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Got $4,000 to Invest in Your TFSA? Here’s How it Can Become $97,000

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Canadian savers use the TFSA to put cash aside for a number of financial goals.

TFSA advantages

Retirees use the TFSA to create steady revenue streams that won’t bump them into a higher tax bracket or put their OAS pensions at risk of a clawback.

Younger investors take advantage of the power of compounding to reinvest dividends. This strategy requires discipline and patience, but it can turn small initial investments into a substantial fund for retirement. In the event you don’t need the TFSA money to complement pension income, the cash can go towards the purchase of a vacation property or another investment.

The great thing about the TFSA is the fact that all interest, dividends, and capital gains remain beyond the reach of the Canada Revenue Agency. This means a retirement fund that grows significantly over time doesn’t get taxed when you decide to pull the money.

That’s not the case with RRSPs. Contributions to the RRSP reduce taxable income, but you pay tax on the eventual withdrawals.

Best stocks to build TFSA wealth

The buy-and-hold strategy works well with top dividend stocks that raise their distributions every year. Companies that provide essential services and enjoy sustainable competitive advantages tend to outperform.

Let’s take a look at Canadian National Railway (TSX:CNR)(NYSE:CNI) to see why it might be an interesting pick for a TFSA retirement fund.

CN stock

CN is one of those stocks people simply buy and forget for decades. The company is a leader in the North American rail industry and is the only company in the sector that has lines connecting ports on three coasts. This gives it an advantage when contracting with clients for intermodal and other transport services.

CN invests significant cash to ensure it has the engines, rail cars, and network infrastructure needed to meet rising demand for its services. The company spent nearly $4 billion last year alone on equipment and upgrades to lines and hubs.

Despite the large capital requirements, CN still generates healthy free cash flow to support rising dividends. This is great news for TFSA investors. In fact, the company raised the distribution by a compound annual rate of about 15% since going public in the 1990s. That’s one of the best dividend-growth stories on the TSX Index over the past two decades.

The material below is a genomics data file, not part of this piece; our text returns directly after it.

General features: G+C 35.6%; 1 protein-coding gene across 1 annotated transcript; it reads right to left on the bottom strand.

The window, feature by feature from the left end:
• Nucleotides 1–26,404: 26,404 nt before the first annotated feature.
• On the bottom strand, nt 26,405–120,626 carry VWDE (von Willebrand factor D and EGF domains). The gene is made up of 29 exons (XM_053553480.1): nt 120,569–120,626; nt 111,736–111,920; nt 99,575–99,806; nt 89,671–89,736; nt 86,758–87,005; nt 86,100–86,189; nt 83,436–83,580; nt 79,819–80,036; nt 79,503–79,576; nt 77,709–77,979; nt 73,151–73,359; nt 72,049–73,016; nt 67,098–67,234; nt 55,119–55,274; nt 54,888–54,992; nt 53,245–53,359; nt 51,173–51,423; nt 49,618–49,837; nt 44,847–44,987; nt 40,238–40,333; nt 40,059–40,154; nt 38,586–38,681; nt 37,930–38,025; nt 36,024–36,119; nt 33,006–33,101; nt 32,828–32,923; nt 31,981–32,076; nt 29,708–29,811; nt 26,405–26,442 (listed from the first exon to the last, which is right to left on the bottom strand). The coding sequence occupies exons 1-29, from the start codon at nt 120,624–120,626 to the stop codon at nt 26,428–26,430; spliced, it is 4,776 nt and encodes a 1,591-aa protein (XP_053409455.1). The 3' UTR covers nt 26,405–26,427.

As the Canadian and U.S. economies continue to grow, CN’s revenue stream should increase in step. The company is also a major player in getting products that are mined or made in North America to buyers around the world. In essence, CN serves a vital role to ensure the regional and global economies function smoothly.

Long-term investors have enjoyed impressive returns on CN stock holdings. A $4,000 investment in CN just 20 years ago would be worth more than $97,000 today with the dividends reinvested. Bill Gates owns more than 14% of the outstanding CN shares.

The bottom line on TFSA investing

The TFSA is a useful tool for investors at all stages of their working lives. A balanced portfolio is always recommended, and CN is just one of many top dividend stocks in the TSX Index that deserve to be on your radar for a TFSA investment fund.

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This article represents the opinion of the writer, who may disagree with the “official” recommendation position of a Motley Fool premium service or advisor. We’re Motley! Questioning an investing thesis — even one of our own — helps us all think critically about investing and make decisions that help us become smarter, happier, and richer, so we sometimes publish articles that may not be in line with recommendations, rankings or other content.

David Gardner owns shares of Canadian National Railway. The Motley Fool owns shares of and recommends Canadian National Railway. The Motley Fool recommends Canadian National Railway. Fool contributor Andrew Walker has no position in any stock mentioned.

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